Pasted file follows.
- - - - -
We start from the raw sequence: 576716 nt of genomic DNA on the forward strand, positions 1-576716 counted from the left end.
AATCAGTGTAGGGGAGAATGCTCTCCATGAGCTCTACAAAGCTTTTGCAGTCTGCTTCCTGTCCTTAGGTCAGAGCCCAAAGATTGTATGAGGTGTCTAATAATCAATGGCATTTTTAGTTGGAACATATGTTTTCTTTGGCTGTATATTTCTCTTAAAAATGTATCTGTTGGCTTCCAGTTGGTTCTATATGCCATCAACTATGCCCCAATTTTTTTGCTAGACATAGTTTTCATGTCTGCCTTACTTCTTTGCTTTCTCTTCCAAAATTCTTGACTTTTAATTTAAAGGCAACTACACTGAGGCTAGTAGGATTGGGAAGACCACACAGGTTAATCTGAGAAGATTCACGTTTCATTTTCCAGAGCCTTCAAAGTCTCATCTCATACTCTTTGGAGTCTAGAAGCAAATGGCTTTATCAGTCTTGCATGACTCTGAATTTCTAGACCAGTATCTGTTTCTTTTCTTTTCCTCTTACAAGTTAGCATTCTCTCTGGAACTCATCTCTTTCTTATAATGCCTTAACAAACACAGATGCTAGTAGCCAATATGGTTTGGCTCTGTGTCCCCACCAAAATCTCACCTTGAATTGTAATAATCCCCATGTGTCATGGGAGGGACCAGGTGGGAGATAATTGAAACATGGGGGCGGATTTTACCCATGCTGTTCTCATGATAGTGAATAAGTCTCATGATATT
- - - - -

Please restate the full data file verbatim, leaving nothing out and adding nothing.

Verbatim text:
We start from the raw sequence: 576716 nt of genomic DNA on the forward strand, positions 1-576716 counted from the left end.
AATCAGTGTAGGGGAGAATGCTCTCCATGAGCTCTACAAAGCTTTTGCAGTCTGCTTCCTGTCCTTAGGTCAGAGCCCAAAGATTGTATGAGGTGTCTAATAATCAATGGCATTTTTAGTTGGAACATATGTTTTCTTTGGCTGTATATTTCTCTTAAAAATGTATCTGTTGGCTTCCAGTTGGTTCTATATGCCATCAACTATGCCCCAATTTTTTTGCTAGACATAGTTTTCATGTCTGCCTTACTTCTTTGCTTTCTCTTCCAAAATTCTTGACTTTTAATTTAAAGGCAACTACACTGAGGCTAGTAGGATTGGGAAGACCACACAGGTTAATCTGAGAAGATTCACGTTTCATTTTCCAGAGCCTTCAAAGTCTCATCTCATACTCTTTGGAGTCTAGAAGCAAATGGCTTTATCAGTCTTGCATGACTCTGAATTTCTAGACCAGTATCTGTTTCTTTTCTTTTCCTCTTACAAGTTAGCATTCTCTCTGGAACTCATCTCTTTCTTATAATGCCTTAACAAACACAGATGCTAGTAGCCAATATGGTTTGGCTCTGTGTCCCCACCAAAATCTCACCTTGAATTGTAATAATCCCCATGTGTCATGGGAGGGACCAGGTGGGAGATAATTGAAACATGGGGGCGGATTTTACCCATGCTGTTCTCATGATAGTGAATAAGTCTCATGATATT